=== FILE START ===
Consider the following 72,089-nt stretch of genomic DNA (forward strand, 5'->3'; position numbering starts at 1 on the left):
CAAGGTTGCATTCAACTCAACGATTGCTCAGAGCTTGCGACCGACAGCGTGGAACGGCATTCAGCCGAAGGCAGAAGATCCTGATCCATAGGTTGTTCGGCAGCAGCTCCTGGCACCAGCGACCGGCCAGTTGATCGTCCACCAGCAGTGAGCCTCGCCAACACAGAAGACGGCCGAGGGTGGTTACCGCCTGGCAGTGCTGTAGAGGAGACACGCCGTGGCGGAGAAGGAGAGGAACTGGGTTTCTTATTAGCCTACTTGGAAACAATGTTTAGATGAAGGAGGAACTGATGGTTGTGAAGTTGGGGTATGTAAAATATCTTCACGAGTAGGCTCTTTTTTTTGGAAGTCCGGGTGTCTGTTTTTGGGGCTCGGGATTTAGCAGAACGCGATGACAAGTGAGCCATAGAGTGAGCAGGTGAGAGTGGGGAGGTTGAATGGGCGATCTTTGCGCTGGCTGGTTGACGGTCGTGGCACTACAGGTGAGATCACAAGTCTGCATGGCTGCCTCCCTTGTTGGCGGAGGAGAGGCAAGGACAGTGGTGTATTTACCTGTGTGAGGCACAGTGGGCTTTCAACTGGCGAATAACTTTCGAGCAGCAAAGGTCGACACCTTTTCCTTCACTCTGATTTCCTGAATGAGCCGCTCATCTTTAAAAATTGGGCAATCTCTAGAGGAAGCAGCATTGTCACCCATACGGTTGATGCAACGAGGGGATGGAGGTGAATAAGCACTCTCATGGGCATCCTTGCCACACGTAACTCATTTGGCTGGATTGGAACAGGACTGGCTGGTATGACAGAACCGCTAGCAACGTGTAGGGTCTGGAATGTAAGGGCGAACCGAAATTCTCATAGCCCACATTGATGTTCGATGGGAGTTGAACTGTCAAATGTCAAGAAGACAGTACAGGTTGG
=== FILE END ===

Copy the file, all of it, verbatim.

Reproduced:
Consider the following 72,089-nt stretch of genomic DNA (forward strand, 5'->3'; position numbering starts at 1 on the left):
CAAGGTTGCATTCAACTCAACGATTGCTCAGAGCTTGCGACCGACAGCGTGGAACGGCATTCAGCCGAAGGCAGAAGATCCTGATCCATAGGTTGTTCGGCAGCAGCTCCTGGCACCAGCGACCGGCCAGTTGATCGTCCACCAGCAGTGAGCCTCGCCAACACAGAAGACGGCCGAGGGTGGTTACCGCCTGGCAGTGCTGTAGAGGAGACACGCCGTGGCGGAGAAGGAGAGGAACTGGGTTTCTTATTAGCCTACTTGGAAACAATGTTTAGATGAAGGAGGAACTGATGGTTGTGAAGTTGGGGTATGTAAAATATCTTCACGAGTAGGCTCTTTTTTTTGGAAGTCCGGGTGTCTGTTTTTGGGGCTCGGGATTTAGCAGAACGCGATGACAAGTGAGCCATAGAGTGAGCAGGTGAGAGTGGGGAGGTTGAATGGGCGATCTTTGCGCTGGCTGGTTGACGGTCGTGGCACTACAGGTGAGATCACAAGTCTGCATGGCTGCCTCCCTTGTTGGCGGAGGAGAGGCAAGGACAGTGGTGTATTTACCTGTGTGAGGCACAGTGGGCTTTCAACTGGCGAATAACTTTCGAGCAGCAAAGGTCGACACCTTTTCCTTCACTCTGATTTCCTGAATGAGCCGCTCATCTTTAAAAATTGGGCAATCTCTAGAGGAAGCAGCATTGTCACCCATACGGTTGATGCAACGAGGGGATGGAGGTGAATAAGCACTCTCATGGGCATCCTTGCCACACGTAACTCATTTGGCTGGATTGGAACAGGACTGGCTGGTATGACAGAACCGCTAGCAACGTGTAGGGTCTGGAATGTAAGGGCGAACCGAAATTCTCATAGCCCACATTGATGTTCGATGGGAGTTGAACTGTCAAATGTCAAGAAGACAGTACAGGTTGG